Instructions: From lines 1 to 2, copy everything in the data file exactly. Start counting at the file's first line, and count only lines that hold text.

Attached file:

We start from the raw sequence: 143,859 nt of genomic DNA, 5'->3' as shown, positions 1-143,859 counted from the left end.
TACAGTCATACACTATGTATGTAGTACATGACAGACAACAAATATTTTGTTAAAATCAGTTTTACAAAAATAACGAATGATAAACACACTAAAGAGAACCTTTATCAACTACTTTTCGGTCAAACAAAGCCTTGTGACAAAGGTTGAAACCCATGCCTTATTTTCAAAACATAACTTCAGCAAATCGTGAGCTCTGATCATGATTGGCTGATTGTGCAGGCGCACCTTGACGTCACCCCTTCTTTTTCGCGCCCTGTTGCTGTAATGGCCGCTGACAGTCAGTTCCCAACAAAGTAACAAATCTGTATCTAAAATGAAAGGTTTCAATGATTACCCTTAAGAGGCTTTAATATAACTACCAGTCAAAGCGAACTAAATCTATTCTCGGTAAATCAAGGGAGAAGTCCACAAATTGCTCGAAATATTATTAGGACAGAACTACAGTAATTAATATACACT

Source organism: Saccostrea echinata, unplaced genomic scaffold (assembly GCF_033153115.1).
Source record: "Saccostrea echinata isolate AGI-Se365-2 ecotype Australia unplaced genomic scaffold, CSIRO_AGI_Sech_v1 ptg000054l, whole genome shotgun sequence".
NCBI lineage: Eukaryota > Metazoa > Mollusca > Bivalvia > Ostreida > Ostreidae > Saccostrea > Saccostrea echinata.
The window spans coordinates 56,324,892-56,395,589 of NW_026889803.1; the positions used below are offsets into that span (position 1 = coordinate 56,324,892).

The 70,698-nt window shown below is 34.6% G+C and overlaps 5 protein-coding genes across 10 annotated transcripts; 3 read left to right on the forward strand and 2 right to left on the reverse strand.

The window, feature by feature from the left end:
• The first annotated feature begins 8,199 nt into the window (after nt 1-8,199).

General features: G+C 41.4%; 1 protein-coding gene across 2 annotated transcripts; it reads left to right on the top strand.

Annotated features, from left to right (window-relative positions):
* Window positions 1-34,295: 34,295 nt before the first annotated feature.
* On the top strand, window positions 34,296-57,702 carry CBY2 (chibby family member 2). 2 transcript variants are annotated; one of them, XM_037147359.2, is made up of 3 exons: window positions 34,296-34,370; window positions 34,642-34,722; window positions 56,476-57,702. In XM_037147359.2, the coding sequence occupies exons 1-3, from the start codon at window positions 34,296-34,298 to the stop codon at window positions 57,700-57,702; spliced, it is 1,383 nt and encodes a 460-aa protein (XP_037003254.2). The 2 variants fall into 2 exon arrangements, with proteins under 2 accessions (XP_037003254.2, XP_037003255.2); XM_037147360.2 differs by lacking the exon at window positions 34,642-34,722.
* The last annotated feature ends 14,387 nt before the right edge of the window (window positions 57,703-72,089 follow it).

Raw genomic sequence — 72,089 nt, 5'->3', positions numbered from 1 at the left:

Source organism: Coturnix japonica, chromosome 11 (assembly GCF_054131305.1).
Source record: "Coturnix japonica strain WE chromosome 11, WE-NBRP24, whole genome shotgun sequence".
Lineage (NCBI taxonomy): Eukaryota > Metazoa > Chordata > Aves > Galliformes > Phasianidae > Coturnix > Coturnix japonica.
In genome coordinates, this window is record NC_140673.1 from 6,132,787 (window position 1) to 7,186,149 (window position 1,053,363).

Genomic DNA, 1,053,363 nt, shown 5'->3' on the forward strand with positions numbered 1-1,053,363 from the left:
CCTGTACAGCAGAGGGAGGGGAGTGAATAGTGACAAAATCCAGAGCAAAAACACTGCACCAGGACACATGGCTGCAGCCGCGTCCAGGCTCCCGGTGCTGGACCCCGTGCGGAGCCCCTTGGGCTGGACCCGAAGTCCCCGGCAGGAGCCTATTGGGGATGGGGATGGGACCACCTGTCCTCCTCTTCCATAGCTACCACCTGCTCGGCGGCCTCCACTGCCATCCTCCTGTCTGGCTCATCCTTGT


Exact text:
We start from the raw sequence: 143,859 nt of genomic DNA, 5'->3' as shown, positions 1-143,859 counted from the left end.
TACAGTCATACACTATGTATGTAGTACATGACAGACAACAAATATTTTGTTAAAATCAGTTTTACAAAAATAACGAATGATAAACACACTAAAGAGAACCTTTATCAACTACTTTTCGGTCAAACAAAGCCTTGTGACAAAGGTTGAAACCCATGCCTTATTTTCAAAACATAACTTCAGCAAATCGTGAGCTCTGATCATGATTGGCTGATTGTGCAGGCGCACCTTGACGTCACCCCTTCTTTTTCGCGCCCTGTTGCTGTAATGGCCGCTGACAGTCAGTTCCCAACAAAGTAACAAATCTGTATCTAAAATGAAAGGTTTCAATGATTACCCTTAAGAGGCTTTAATATAACTACCAGTCAAAGCGAACTAAATCTATTCTCGGTAAATCAAGGGAGAAGTCCACAAATTGCTCGAAATATTATTAGGACAGAACTACAGTAATTAATATACACT